Mazetown stands right around the entrance to the Maze, and its whole economy depends on the people coming to visit the ever-changing and apparently sentient dungeon. They don't get all that many visitors, but the ones that do come tend to be rather generous in their spending; after all, if anything you take inside vanishes as soon as you go in, and everyone who manages to come out usually does so with fabulous treasures in tow, why not spend your coin on R&R before getting started?
In a new town for the first time, the White Raccoon Lodge looks like a comfortable place to spend the night. The owner, however, makes sure to explain to you that there is a curfew after sundown and the door will be locked... from the outside. "We don't want anyone being caught out on the streets after dark," he says.
Now that you think of it, all the doors in this small town did have a crossbar on the outside rather than the inside... You wonder what goes on at night...
Castoria was once a thriving and prosperous nation, a rich trade center for the surrounding lands. This all changed when, on one fateful night nearly a century ago, the Mist of Eternity rolled in and surrounded the land, obscuring more of the outside world as days and nights passed.
By the time the Mist blocked out the sun, a new light shone during what was assumed to be daytime: The Starpoint Spire, a mysterious place atop Castoria's highest peak in the northern-central region. Some say that there is some sort of building atop the mountain shining the dim "sunlight" onto the land, but it is only ever too bright or too dark to fully make out any structure, not to mention the mountain's immense height.
Not a month after the Spire's light lit up, the stars fell. Flaming rocks and debris from far-flung edges of space plummeted downward onto the eastern region of Castoria. Once the shower subsided, a strange energy from within the fallen stars transformed the eastern lands in what are now known as The Voidwastes, a barren gray land littered with craters and strange alien creatures (these can vary, but I had Pathfinder's Akatas in mind).
To the south, strange mechanism of eldritch origin are again at work after aeons of rest in the Ruins of Kchuthngnl, an ancient city of non-human creation that is estimated by scholars to be no less that five millennia old.
To the west, the once peaceful and serene forest, now known as The Plagued Woods, has been experiencing corruptions of the wildlife and humanoids living there. Some humans have reported creatures that appear not unlike a halfling, except that they can open their mouths to massive proportions to swallow creatures the size of an ogre.
When adventurers and citizens alike try to make an escape from Castoria, they are never seen again, and it is utterly unknown whether they found hopeful sanctuary or agonizing death withing the Mist's depths.
What is unknown to all residents of Castoria is that all of these events occurred because of the actions of a secret but powerful cult loyal to the Elder Gods who call the space between the planes their abhorrent home. The cult still lives on, larger than ever, and their plan is for the alien horrors to incubate and thrive within the dome of mist that now envelops Castoria, so that when the Elder Gods return as the cult's prophecy foretells, they will have an army of blasphemous creation at their disposal that they will use to make war with and enslave the denizens of the Material Plane.
If it was a castle, it was the strangest one he had ever seen.
He of course saw the main tower - taller than anything he had seen outside of Stoneholt, the spire looked fragile and was topped by a glassed-in chamber.
The outer wall was so gently sloped that it would have only stopped a horde of hobbling old men, an able-bodied soldier could stride up to its crest with little effort. Within one saw a huge, nearly perfect bowl-shaped area with the base of the tower in the centre, covered in hundreds of mirrors.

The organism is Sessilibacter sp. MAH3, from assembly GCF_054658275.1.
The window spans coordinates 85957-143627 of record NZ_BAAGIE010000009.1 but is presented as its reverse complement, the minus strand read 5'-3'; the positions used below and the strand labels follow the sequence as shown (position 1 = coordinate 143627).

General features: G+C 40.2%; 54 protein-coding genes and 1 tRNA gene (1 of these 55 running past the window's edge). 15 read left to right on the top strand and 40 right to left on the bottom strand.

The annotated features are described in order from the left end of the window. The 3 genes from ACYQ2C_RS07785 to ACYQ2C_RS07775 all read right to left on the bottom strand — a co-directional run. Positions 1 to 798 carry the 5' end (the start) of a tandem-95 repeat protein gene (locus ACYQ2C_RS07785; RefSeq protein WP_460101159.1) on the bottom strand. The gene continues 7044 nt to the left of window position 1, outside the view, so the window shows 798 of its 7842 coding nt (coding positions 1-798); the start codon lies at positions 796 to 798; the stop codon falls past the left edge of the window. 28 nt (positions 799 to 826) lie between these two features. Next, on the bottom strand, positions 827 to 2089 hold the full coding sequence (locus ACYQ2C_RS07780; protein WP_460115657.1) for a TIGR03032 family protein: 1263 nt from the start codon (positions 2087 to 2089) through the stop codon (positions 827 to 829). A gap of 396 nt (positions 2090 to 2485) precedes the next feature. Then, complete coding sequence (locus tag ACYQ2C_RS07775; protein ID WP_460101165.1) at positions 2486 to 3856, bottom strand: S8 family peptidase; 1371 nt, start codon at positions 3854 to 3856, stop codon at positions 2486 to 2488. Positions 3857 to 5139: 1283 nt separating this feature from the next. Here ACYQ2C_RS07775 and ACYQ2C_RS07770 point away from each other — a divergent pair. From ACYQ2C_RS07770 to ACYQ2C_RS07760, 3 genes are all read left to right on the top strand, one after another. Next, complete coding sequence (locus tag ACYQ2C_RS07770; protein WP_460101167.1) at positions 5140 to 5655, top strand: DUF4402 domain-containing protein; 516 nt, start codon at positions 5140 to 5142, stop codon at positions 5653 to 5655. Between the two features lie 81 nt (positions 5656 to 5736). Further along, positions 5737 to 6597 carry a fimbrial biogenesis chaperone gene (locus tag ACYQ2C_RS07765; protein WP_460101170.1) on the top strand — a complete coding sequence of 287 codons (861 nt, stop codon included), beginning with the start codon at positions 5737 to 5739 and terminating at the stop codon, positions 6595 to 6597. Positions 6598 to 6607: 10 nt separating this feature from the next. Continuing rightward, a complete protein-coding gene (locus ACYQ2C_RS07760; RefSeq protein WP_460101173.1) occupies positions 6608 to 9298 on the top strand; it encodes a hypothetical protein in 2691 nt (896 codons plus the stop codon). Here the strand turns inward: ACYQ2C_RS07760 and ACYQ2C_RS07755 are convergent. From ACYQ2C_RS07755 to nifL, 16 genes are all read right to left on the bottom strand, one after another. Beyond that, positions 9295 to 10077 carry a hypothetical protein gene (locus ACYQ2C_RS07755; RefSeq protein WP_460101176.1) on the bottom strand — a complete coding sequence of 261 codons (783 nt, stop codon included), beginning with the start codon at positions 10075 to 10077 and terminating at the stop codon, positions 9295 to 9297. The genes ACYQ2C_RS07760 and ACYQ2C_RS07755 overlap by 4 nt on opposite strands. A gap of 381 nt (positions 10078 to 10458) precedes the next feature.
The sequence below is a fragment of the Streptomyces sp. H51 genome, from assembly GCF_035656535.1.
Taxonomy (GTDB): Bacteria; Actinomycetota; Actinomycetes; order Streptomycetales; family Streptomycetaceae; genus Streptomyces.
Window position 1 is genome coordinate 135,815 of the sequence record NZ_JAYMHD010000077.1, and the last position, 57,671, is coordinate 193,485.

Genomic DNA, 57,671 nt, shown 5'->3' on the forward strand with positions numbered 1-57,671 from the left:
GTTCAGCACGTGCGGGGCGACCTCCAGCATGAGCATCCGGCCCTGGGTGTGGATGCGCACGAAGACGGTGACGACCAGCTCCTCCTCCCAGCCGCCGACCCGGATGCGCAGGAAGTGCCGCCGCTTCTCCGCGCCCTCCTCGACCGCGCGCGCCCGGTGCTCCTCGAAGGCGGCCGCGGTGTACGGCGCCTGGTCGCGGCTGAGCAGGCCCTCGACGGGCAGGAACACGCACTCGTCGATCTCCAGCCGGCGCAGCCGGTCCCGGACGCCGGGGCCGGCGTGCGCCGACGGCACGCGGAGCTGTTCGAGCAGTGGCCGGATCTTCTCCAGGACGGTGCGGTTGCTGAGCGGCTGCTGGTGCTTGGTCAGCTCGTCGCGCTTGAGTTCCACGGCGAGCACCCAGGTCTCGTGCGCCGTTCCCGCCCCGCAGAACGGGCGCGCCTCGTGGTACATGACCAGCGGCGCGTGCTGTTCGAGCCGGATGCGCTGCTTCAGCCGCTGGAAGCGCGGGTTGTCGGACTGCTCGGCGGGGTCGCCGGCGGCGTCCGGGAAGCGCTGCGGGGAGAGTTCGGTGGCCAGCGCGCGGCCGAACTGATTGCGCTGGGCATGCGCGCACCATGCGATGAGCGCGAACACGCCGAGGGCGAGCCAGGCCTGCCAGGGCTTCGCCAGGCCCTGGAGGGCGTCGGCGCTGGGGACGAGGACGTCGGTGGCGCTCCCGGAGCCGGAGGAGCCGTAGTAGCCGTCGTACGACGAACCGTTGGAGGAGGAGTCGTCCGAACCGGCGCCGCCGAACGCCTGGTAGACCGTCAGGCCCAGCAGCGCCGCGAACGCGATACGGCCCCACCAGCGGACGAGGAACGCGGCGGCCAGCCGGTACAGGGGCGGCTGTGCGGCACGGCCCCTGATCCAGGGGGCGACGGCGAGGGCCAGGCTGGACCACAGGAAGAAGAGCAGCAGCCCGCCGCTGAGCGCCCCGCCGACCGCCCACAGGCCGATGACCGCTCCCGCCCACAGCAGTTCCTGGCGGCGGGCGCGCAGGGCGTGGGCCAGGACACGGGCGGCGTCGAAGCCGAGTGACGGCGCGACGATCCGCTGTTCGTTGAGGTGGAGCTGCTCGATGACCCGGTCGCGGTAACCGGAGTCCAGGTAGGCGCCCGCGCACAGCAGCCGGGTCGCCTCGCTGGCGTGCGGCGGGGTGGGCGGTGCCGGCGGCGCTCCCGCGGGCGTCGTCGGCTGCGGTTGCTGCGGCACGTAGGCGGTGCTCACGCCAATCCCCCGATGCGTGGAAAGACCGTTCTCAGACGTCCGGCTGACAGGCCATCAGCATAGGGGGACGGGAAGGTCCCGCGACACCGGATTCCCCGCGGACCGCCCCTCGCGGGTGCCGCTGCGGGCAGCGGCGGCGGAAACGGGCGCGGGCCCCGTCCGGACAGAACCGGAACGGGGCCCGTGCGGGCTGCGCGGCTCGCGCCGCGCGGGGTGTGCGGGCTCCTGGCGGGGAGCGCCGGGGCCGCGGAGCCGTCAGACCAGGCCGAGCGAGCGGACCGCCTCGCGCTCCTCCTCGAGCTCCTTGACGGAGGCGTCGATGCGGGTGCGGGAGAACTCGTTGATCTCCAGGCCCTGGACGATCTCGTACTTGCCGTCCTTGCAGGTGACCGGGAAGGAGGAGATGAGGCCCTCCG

This structure is a massive solar collector designed by the Wizard-King Aardwal in centuries past. He used the concentrated light in his investigations into the magic of light, and in the fashioning of flash crystals.
Wytchwolde-Under-Ash, once a great Thorpe, was razed to the ground by the ruthless, and truth told more than slightly deranged, Porcelain Princess and her henchmen, the Purifiers. When the flames had at last subsided, and a kaleidoscope of swirling, dull-gray ash choked the sky, nine hundred acres of old growth iron spruce, black larch and weeping birch, was burned to utter cinders, along with the entire coven of witches comprising the Sisterhood of the Silver Teat.
Now, centuries later, the forests are somewhat re-grown, and the town of Foolswater stands where Wytchwolde-Under-Ash once did. It is said that even to this day, one can still find ashes in the otherwise potable well-water of this village. Once a year during the Winter Solstice, the “Ash-Wind” comes to Foolswater, a suffocating black cloud that passes quickly but leaves dead birds and animals in its wake, darkening the trees, and staining the sky with black snow. The inhabitants of the village know better than to be caught outside during the day-long Ash-Wind. Everyone is locked snugly inside, singing old hymns that curse and re-curse the burned witches who once called this place home.
The PCs come across a town with a strange curse: Every morning, those who have grown up here wake up with the memories of someone else. They do not find this strange and have no idea it is happening. They calmly wake up and start these new lives as though they have always been that way.
The cause: A wizard who lived there was spurned by a maiden he was infatuated with. His attempt to manipulate her memories into believing they were already together and that she loved him went horribly awry.
The multiple-worlds theory of cosmology allows room for every religion's Heaven and Hell and other planes to coexist, with the similar planes of all the sapient beings of all the worlds in all the galaxies...How often do the wires get crossed, as it were, leaving your paladin in a Hell for hedonistic lizards, for example.
The party has found the source of the strange creatures roaming the countryside. The rift in this reality glows with a silver hue, rippling with the wind but never moving. They step through and are immediately assaulted with the scent of rotting meat, some have to muster all their strength not to vomit. Strange cries similar to the beasts the party had faced before can be heard in the distance. Looking around, they see they are in a forest of grey and red rather than the normal brown and green. The trees are sticky to the touch and writhe, perhaps to get away or perhaps as a warning.
The deeper the party goes, the more the forest seems to slither and move underfoot. The cries get closer and more numerous. Creatures lurk in the shadows, all the same color of their surroundings. Whatever the party came in here for, they had better do it fast.
The forest of flesh is waking up, and it is so very hungry.